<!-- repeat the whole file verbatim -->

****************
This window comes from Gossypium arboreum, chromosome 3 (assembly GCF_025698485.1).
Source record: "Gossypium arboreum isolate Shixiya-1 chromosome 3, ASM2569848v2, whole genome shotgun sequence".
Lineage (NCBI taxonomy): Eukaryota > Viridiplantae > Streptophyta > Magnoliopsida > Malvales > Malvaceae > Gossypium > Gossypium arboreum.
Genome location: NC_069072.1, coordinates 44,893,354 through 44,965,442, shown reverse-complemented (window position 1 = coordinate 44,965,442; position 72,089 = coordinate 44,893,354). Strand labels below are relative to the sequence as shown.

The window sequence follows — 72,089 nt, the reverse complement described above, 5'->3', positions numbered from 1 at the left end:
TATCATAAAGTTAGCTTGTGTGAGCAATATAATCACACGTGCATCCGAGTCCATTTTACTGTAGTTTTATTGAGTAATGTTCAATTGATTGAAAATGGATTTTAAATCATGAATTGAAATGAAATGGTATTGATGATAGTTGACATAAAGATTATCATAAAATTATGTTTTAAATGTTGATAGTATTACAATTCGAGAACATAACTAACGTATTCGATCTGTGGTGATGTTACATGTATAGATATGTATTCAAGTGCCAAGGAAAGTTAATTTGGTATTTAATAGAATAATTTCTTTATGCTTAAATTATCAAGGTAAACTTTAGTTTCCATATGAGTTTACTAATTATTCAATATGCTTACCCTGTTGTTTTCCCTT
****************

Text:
This window comes from Gossypium arboreum, chromosome 3 (assembly GCF_025698485.1).
Source record: "Gossypium arboreum isolate Shixiya-1 chromosome 3, ASM2569848v2, whole genome shotgun sequence".
Lineage (NCBI taxonomy): Eukaryota > Viridiplantae > Streptophyta > Magnoliopsida > Malvales > Malvaceae > Gossypium > Gossypium arboreum.
Genome location: NC_069072.1, coordinates 44,893,354 through 44,965,442, shown reverse-complemented (window position 1 = coordinate 44,965,442; position 72,089 = coordinate 44,893,354). Strand labels below are relative to the sequence as shown.

The window sequence follows — 72,089 nt, the reverse complement described above, 5'->3', positions numbered from 1 at the left end:
TATCATAAAGTTAGCTTGTGTGAGCAATATAATCACACGTGCATCCGAGTCCATTTTACTGTAGTTTTATTGAGTAATGTTCAATTGATTGAAAATGGATTTTAAATCATGAATTGAAATGAAATGGTATTGATGATAGTTGACATAAAGATTATCATAAAATTATGTTTTAAATGTTGATAGTATTACAATTCGAGAACATAACTAACGTATTCGATCTGTGGTGATGTTACATGTATAGATATGTATTCAAGTGCCAAGGAAAGTTAATTTGGTATTTAATAGAATAATTTCTTTATGCTTAAATTATCAAGGTAAACTTTAGTTTCCATATGAGTTTACTAATTATTCAATATGCTTACCCTGTTGTTTTCCCTT